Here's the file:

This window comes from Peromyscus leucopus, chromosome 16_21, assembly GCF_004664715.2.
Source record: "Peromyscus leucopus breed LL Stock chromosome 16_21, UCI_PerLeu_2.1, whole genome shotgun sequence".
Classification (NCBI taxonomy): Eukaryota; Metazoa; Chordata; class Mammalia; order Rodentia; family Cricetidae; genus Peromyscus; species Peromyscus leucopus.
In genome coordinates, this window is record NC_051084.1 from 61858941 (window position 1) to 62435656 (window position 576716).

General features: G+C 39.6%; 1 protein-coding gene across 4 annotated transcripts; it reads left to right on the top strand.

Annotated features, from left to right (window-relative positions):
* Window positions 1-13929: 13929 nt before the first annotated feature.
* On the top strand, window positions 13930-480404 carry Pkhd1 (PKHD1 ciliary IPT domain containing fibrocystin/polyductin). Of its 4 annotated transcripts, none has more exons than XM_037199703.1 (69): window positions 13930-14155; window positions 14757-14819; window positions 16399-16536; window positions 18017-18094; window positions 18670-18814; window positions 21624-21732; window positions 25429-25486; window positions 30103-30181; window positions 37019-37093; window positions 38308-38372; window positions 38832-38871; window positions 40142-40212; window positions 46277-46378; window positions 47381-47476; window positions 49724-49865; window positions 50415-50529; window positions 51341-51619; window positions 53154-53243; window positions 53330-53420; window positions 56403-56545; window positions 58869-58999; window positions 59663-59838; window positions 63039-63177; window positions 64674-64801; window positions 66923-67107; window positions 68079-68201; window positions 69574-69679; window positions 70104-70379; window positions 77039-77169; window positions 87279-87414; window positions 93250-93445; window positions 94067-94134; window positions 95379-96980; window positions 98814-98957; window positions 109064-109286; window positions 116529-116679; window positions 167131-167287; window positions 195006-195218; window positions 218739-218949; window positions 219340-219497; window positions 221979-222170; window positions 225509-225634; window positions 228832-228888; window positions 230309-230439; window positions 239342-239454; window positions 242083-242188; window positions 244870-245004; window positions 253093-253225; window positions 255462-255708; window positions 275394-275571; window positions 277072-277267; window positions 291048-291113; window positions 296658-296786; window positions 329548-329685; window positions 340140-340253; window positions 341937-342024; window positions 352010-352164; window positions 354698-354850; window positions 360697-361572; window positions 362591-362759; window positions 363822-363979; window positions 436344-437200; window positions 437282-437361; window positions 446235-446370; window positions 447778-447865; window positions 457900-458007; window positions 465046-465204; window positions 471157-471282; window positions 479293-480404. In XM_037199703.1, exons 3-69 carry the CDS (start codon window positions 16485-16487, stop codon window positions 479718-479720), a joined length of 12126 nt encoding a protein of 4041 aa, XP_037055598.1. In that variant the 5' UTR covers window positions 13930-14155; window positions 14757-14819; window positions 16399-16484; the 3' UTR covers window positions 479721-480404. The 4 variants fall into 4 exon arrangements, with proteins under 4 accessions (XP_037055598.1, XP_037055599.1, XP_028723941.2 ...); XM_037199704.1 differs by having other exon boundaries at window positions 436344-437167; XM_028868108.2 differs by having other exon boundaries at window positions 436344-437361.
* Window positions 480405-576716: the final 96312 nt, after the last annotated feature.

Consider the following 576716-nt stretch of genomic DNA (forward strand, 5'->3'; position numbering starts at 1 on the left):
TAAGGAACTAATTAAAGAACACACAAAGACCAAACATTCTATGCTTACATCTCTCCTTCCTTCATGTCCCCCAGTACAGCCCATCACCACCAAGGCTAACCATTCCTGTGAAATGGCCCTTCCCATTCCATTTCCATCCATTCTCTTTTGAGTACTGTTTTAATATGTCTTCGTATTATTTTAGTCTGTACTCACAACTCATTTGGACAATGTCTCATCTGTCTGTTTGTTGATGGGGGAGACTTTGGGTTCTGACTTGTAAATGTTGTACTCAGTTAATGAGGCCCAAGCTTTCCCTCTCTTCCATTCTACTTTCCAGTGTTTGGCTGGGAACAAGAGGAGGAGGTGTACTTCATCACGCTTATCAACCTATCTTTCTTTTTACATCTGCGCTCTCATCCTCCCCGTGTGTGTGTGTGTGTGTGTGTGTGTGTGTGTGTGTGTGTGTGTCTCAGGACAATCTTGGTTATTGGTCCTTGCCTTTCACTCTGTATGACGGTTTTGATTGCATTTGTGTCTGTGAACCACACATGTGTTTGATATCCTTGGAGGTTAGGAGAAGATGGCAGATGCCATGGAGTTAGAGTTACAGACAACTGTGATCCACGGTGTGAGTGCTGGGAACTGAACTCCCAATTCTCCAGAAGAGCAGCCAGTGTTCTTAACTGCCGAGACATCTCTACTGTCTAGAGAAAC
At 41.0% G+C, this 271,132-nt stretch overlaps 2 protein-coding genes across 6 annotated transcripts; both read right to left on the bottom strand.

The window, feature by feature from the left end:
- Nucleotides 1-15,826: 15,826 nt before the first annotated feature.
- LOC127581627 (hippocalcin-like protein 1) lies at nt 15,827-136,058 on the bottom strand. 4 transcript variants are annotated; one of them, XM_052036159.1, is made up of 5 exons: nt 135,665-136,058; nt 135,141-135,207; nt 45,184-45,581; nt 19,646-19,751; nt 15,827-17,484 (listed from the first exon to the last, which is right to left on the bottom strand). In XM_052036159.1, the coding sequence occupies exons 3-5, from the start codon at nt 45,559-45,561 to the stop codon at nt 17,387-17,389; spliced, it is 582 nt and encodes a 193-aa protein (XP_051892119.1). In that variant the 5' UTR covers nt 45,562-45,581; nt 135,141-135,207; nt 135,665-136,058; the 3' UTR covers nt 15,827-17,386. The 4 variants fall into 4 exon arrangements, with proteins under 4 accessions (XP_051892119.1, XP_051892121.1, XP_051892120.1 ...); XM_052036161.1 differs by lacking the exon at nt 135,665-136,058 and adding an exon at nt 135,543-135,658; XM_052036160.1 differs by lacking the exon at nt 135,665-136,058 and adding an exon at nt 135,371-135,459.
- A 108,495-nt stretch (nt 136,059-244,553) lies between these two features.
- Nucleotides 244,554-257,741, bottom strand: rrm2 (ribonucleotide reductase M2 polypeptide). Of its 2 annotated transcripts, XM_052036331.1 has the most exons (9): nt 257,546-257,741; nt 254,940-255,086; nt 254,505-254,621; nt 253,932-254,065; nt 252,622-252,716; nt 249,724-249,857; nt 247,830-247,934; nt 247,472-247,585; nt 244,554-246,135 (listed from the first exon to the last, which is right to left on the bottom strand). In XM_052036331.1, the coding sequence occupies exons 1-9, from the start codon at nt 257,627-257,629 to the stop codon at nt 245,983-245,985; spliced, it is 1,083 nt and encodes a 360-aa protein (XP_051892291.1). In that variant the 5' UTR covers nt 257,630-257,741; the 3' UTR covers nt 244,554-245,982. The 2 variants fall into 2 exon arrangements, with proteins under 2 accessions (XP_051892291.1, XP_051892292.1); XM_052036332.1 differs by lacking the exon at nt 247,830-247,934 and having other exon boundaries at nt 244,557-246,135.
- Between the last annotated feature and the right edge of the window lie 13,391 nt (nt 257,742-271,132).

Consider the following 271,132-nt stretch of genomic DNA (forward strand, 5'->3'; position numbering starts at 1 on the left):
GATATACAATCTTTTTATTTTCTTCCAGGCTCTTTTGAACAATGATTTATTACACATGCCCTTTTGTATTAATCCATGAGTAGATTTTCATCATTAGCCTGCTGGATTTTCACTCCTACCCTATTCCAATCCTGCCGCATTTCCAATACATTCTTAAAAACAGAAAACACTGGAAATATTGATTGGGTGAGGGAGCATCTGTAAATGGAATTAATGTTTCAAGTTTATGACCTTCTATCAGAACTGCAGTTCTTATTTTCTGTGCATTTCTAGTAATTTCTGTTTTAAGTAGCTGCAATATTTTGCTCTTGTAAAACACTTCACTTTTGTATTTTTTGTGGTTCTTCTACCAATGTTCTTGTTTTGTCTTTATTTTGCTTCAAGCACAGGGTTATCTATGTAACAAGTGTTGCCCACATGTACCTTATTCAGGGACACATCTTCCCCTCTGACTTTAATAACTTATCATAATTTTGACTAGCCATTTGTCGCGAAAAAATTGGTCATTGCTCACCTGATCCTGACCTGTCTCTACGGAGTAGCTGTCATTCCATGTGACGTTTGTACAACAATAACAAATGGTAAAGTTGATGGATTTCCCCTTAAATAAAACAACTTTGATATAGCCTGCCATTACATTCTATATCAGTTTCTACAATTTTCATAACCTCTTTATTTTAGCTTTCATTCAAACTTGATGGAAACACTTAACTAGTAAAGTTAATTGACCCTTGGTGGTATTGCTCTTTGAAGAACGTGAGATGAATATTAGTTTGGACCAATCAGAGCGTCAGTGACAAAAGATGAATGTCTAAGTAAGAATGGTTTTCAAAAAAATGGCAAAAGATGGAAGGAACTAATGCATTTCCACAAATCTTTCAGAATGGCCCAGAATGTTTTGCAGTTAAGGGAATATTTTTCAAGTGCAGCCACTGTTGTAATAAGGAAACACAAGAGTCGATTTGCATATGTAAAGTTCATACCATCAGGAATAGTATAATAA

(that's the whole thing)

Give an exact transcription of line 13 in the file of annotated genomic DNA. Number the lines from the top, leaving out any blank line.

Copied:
The window, feature by feature from the left end: